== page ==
The space is defined by Define to be set of such that Define to be set of such that Denote In addition, we denote the Lebesgue measure and the characteristic function of a measurable set by and , respectively. The notation means that there exist constants such that .

In variable spaces there are some important lemmas as follows.

Lemma 1 (see [18]). If and satisfies then ; that is, the Hardy-Littlewood maximal operator is bounded on .

Lemma 2 (see [6]). Let . If and , then is integrable on and whereThis inequality is named the generalized Hölder inequality with respect to the variable spaces.

Lemma 3 (see [19]). Let . Then there exists a positive constant such that for all balls in and all measurable subsets where depend on .
Throughout this paper will change with .

Lemma 4 (see [19]). Suppose . Then there exists a constant such that for all balls in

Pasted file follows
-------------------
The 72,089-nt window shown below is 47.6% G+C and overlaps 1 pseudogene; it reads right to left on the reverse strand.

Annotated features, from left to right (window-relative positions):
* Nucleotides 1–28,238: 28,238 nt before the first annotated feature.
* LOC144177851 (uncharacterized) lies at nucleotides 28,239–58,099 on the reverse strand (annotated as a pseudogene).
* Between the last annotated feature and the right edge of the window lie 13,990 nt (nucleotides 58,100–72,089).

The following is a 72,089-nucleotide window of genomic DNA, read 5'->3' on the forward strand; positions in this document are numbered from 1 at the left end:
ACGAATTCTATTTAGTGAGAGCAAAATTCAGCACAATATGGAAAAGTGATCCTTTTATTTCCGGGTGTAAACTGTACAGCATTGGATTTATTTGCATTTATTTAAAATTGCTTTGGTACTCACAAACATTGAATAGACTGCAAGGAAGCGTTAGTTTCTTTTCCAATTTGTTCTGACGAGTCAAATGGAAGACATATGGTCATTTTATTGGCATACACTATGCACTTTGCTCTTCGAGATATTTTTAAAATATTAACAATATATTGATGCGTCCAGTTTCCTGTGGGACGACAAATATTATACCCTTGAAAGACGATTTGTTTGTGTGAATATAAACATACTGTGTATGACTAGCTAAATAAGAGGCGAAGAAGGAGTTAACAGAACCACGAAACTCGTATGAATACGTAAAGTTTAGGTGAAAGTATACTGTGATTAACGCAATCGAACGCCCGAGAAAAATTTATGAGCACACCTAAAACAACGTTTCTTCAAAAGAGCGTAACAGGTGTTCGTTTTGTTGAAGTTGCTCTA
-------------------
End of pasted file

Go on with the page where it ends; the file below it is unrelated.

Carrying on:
3. The Relation between Central Morrey Spaces, Herz Spaces, and Morrey-Herz Spaces with Variable Exponent

Let and for . Denote and as the sets of all positive and nonnegative integers, for if and .

We can give the following definitions of function spaces with variable exponent.

Definition 5. Let and . The homogeneous central Morrey space with variable exponent is defined by where The nonhomogeneous central Morrey space with variable exponent is defined by where

Definition 6 (see [19]). Let , , and . The homogeneous Herz space with variable exponent is defined by where The nonhomogeneous Herz space with variable exponent is defined by where

Definition 7. Let , , , and . The homogeneous Morrey-Herz space with variable exponent (see [13]) is defined by where The nonhomogeneous Morrey-Herz space with variable exponent is defined by where